RMC Senior Research Scientist Dr. Chris King joined Philip Young P. Hong of Loyola University Chicago as editors of a recently published WE Upjohn Institute for Employment Research book titled Pathways to Careers in Health Care. The book provides analyses and evaluations of the Health Professions Opportunity Grants (HPOG) program, a demonstration project aimed at providing training in health professions to low-income individuals. Dr. King also co-authored a chapter with RMC Director and Research Scientist Dr. Heath Prince titled “Career Pathways and Sector-Based Strategies: A Closer Look.” Publication information can be found on Upjohn’s site here, while the book can be purchased on Amazon here.
The Patient Protection and Affordable Care Act passed by Congress and signed into law by President Barack Obama in 2010 effected major changes in the financing and delivery of health care in the United States. It also authorized creation of the Health Profession Opportunity Grants program (HPOG), a demonstration effort within the U.S. Department of Health and Human Services to provide opportunities for education and training that lead to jobs and career advancement in health care for recipients of Temporary Assistance for Needy Families (TANF) and other low-income individuals and to respond to the increasing demand for health care professionals. As a demonstration program, HPOG also featured a mandated federal evaluation to assess its success and a corresponding research program—the HPOG University Partnership Research Grants (HPOG UP), a collaborative effort between the program operators and academic researchers from different disciplines—to observe various aspects of its operations.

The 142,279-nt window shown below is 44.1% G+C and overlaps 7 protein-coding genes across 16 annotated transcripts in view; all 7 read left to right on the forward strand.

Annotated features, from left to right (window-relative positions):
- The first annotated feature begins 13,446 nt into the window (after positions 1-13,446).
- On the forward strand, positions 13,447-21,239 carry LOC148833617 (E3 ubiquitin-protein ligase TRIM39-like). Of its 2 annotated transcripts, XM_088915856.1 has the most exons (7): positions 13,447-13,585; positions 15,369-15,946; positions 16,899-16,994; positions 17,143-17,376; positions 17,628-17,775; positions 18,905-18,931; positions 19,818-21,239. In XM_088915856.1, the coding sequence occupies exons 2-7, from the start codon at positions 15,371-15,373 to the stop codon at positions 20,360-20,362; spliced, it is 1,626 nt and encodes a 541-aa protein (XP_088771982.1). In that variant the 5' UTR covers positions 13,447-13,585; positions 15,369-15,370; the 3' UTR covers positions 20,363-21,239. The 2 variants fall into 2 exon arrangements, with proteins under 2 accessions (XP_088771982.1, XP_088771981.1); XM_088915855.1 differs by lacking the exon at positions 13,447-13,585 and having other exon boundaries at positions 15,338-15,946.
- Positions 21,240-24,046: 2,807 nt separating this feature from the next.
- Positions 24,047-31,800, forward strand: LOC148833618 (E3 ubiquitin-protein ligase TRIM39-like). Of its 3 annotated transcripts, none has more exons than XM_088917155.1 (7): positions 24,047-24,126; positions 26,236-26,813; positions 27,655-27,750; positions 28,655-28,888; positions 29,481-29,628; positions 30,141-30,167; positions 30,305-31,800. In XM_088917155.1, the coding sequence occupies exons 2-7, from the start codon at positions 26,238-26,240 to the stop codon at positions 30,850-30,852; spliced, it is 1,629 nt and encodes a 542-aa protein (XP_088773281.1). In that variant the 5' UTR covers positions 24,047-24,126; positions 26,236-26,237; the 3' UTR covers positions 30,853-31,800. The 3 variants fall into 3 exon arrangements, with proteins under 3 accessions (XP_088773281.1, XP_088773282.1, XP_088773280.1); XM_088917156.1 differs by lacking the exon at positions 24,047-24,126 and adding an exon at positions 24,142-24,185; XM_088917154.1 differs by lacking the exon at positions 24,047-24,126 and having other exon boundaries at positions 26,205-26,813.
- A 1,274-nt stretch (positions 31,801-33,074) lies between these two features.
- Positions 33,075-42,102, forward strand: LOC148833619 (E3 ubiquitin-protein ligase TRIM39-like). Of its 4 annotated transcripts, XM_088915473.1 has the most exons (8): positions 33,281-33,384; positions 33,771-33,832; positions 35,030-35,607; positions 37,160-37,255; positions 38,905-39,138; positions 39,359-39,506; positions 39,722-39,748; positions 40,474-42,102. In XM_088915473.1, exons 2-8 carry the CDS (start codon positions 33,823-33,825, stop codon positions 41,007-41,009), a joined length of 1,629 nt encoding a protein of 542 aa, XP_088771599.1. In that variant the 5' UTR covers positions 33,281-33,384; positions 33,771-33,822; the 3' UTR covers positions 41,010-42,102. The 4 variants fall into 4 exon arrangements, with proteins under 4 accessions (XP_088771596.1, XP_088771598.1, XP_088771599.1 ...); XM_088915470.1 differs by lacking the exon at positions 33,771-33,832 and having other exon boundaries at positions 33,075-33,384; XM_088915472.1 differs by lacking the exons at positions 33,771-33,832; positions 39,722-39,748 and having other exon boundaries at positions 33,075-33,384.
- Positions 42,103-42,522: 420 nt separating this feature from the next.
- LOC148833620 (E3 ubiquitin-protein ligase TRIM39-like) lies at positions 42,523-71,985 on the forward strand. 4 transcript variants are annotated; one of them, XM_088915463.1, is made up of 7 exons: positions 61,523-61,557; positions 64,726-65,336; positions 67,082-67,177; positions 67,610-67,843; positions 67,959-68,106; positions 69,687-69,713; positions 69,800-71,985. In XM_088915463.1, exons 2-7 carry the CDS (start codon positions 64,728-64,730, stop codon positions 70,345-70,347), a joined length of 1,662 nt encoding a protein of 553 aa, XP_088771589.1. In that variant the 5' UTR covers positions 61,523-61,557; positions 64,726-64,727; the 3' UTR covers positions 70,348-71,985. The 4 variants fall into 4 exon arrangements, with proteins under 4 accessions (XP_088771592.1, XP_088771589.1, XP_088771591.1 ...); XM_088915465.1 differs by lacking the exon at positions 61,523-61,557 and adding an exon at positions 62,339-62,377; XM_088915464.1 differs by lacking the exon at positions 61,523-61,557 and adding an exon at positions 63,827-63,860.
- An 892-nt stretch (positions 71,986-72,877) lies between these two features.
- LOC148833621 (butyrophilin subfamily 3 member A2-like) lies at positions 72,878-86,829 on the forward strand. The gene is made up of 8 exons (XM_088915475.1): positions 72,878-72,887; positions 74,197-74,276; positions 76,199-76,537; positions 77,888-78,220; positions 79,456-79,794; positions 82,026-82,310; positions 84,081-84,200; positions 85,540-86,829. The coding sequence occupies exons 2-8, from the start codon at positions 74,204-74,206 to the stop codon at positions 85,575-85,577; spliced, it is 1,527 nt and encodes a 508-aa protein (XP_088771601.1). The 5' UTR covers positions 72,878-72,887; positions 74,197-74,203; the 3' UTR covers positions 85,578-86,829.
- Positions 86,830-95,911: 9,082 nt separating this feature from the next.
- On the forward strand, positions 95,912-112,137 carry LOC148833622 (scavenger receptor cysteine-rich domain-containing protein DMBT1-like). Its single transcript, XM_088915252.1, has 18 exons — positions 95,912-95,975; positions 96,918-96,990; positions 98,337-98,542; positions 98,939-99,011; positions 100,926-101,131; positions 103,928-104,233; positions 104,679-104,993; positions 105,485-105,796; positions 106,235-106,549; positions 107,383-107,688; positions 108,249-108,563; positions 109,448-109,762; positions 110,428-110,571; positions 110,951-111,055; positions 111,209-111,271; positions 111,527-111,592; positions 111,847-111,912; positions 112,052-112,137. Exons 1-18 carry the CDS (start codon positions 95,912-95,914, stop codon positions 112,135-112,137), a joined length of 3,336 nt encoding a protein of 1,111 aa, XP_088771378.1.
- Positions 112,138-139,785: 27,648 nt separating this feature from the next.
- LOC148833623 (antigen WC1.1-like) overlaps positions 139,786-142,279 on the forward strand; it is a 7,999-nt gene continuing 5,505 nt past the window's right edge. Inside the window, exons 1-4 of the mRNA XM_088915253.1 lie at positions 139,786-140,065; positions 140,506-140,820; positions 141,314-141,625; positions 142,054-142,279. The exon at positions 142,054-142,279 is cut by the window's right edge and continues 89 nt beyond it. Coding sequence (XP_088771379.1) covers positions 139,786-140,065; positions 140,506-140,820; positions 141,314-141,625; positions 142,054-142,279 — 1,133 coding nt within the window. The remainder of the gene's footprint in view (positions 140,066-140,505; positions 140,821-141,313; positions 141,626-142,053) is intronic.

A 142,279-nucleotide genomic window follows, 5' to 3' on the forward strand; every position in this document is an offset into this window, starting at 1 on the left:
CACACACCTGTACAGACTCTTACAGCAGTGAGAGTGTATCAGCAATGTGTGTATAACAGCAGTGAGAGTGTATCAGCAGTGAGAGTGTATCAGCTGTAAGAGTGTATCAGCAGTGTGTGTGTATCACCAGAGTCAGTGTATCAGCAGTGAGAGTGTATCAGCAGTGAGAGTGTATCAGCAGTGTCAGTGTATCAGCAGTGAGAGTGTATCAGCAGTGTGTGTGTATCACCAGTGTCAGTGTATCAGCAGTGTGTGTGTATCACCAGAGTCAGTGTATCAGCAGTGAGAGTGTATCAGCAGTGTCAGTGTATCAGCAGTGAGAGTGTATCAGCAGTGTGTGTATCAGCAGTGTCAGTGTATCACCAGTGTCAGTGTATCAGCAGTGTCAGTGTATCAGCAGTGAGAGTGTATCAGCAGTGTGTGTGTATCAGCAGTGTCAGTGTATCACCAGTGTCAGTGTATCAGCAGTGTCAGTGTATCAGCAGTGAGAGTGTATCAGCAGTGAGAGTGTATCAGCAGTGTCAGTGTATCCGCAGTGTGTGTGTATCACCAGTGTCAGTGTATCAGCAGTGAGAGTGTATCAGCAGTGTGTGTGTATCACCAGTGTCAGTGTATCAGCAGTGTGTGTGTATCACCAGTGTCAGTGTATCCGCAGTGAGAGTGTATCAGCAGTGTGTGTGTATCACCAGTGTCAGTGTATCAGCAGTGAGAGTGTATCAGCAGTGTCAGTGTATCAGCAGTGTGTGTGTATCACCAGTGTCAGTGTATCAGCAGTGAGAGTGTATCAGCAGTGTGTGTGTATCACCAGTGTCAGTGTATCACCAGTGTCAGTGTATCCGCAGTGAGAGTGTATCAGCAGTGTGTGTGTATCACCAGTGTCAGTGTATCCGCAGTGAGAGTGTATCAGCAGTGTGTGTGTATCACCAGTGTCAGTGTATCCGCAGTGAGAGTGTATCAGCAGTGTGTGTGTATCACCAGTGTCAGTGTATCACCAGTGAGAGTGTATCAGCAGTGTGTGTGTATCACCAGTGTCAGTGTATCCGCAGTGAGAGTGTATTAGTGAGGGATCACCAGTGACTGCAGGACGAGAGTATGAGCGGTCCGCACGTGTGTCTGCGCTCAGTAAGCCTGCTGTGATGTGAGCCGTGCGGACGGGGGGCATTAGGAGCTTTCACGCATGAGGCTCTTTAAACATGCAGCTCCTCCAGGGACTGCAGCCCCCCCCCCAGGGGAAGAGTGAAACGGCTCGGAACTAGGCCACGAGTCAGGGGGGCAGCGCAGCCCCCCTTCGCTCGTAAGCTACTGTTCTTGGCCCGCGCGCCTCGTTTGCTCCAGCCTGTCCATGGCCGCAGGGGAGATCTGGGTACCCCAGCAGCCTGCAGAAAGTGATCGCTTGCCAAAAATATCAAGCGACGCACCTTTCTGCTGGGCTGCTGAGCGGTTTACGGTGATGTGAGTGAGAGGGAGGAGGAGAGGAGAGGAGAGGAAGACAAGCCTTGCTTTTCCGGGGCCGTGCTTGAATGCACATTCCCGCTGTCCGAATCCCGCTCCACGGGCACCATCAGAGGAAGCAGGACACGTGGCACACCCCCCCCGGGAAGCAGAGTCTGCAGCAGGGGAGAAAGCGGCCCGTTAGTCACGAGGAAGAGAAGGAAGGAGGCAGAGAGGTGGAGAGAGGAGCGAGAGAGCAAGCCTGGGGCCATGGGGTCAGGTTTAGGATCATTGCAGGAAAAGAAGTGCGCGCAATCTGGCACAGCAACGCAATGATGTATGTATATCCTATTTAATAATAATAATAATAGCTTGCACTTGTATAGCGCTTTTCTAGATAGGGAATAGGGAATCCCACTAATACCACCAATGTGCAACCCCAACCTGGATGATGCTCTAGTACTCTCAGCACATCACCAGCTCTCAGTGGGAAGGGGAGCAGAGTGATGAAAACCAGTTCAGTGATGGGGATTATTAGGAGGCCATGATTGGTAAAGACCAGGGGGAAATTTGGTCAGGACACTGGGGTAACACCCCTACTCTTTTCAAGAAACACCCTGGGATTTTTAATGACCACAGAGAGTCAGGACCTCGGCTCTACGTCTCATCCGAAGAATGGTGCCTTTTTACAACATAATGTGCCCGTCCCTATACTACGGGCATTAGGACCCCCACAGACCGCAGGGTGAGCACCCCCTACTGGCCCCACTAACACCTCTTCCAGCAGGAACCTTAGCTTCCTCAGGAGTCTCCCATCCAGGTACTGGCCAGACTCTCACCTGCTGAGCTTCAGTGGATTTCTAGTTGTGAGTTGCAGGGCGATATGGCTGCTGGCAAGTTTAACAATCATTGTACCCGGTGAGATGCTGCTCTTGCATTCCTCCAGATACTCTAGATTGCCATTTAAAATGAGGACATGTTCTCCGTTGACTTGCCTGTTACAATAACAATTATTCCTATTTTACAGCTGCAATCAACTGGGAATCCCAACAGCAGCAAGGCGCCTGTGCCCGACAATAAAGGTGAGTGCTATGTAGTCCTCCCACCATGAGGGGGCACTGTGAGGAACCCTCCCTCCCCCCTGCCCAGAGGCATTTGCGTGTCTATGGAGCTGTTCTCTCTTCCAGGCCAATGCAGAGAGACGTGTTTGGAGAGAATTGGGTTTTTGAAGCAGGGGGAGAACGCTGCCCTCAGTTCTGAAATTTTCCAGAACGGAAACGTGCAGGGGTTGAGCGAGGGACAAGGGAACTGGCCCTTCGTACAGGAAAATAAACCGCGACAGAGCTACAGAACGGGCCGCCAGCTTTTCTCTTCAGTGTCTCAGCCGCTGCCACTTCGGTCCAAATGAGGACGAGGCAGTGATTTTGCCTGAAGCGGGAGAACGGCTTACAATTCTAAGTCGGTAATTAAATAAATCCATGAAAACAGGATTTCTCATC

HPOG unites two important innovations in workforce development programming for serving low-income populations in recent decades, career pathways and sector strategies, by actively fostering the use of the former in the context of one major sector—health care. Health care is one of the only sectors that continued to exhibit growth year after year in periods of general economic expansion as well as decline. Health care employment even continued to expand in most states and communities across the United States through the Great Recession in 2008–2009. In addition to offering insights into these strategies and their evolution, the authors in this book present the findings, lessons, and recommendations that emanated from HPOG research and evaluations for consideration by policymakers, program operators, and other researchers.